The committee moved on to the school choice omnibus, and access to the meeting room became severely restricted. Doors were closed, and people were only allowed to enter if someone from within the room left. A crowd gathered outside the doors singing songs that could be heard from the meeting such as, "We Shall Overcome," "We Shall Not Be Moved" and "Solidarity Forever."

Grigsby said the motion was "not about the poor little black kids in Milwaukee; it's about privatizing public education. It's about making money off the backs of poor children."

"We need to raise all boats, not sink boats to raise a few yachts," Jauch said of the motion, which favors resources for private schools by stripping Milwaukee public schools of $182 million.

Taylor and Grigsby expressed discontent with the fact that Republican lawmakers did not consult with the representatives from districts that included schools that would face cuts like Milwaukee.

Before the school choice motion was passed, several protesters left the room by choice, shouting their disapproval as they exited. "Hey Darling, pink looks good on you. You should get ready for your pink slip," said one man. Co-Chairperson Sen. Alberta Darling (R-River Hills) faces a recall election this summer.

The school choice omnibus passed 11-4, despite objections from Democrats.

"Republicans are not satisfied with strangling public education; they want to suffocate it," Jauch said, and a large group of protesters inside and outside the room exited the Capitol in solidarity, chanting, "Save public education!"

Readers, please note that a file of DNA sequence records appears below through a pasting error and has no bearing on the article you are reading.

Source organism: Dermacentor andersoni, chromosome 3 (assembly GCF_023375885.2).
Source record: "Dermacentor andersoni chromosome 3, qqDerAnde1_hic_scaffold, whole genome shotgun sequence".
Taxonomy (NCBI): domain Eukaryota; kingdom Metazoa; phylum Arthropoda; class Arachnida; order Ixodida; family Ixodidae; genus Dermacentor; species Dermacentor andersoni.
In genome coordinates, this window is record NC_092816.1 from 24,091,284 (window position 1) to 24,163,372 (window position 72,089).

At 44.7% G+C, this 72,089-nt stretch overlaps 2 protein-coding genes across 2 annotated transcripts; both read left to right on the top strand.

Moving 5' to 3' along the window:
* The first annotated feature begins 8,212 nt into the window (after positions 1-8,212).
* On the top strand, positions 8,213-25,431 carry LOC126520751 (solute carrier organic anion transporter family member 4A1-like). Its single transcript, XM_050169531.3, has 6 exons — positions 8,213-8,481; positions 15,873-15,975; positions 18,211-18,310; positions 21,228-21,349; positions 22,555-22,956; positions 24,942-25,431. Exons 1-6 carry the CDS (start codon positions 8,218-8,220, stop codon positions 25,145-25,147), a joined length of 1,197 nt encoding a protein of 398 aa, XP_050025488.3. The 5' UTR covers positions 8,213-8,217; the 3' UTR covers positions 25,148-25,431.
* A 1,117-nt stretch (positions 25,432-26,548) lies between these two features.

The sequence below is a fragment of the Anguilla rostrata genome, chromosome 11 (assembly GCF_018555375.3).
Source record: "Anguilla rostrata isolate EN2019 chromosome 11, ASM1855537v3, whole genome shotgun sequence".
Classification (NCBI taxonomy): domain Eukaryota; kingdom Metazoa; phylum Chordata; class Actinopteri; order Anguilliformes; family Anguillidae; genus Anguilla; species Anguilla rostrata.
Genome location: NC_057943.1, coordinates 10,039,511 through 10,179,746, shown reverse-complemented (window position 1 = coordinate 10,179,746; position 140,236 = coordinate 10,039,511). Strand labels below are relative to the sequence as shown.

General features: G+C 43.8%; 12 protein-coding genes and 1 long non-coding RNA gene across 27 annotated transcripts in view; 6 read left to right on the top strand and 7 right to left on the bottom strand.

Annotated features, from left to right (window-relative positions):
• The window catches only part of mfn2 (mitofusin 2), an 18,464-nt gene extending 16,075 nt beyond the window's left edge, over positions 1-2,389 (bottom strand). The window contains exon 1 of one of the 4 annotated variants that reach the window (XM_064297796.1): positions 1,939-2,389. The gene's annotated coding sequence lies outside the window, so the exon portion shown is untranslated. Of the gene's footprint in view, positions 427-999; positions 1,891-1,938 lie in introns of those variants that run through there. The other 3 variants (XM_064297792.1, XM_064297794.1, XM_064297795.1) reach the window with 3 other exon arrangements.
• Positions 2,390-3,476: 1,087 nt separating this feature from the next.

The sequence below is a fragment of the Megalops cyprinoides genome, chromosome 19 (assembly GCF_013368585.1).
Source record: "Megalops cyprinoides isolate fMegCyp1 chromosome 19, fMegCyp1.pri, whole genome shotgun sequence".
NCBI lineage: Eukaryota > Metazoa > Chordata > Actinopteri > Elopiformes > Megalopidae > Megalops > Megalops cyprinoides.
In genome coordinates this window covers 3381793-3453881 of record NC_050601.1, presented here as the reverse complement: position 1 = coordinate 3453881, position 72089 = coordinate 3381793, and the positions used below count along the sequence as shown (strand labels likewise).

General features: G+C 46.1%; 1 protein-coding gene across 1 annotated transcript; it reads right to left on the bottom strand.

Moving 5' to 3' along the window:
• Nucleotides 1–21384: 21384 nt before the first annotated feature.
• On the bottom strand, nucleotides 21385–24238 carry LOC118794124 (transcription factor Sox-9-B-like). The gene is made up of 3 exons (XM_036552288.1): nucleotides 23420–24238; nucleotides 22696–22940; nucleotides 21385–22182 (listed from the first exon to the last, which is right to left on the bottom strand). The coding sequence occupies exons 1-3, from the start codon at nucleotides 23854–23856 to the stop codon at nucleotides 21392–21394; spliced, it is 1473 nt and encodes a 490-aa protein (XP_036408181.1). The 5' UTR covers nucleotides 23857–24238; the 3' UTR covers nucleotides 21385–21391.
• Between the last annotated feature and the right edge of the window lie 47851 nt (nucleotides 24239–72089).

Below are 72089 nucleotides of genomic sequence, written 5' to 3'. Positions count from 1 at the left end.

Several less controversial motions were passed relatively quickly as protests died down.

The final motion tackled the Wisconsin Employment Relations Commission. It eliminated the ability of police and fire employees to collectively bargain on the design and choice of a health insurance plan.

Grigsby expressed frustration, asking Republicans if they paid any attention to public sentiment regarding collective bargaining rights. "I would love to know how you're gonna justify it to the people when they wake up in the morning," Grigsby said, after raising questions about why motion wasn't addressed until nearly midnight, when most of the public had left the Capitol.

Vos argued that Democrats were like a "one-trick pony" searching for an "evil plot" from Republicans to eliminate collective bargaining. "That's not what this is," he said. The motion passed 11-4.

Vos adjourned the meeting and said the committee plans to reconvene at 1 p.m. Friday to address the rest of its work, which includes the UW system.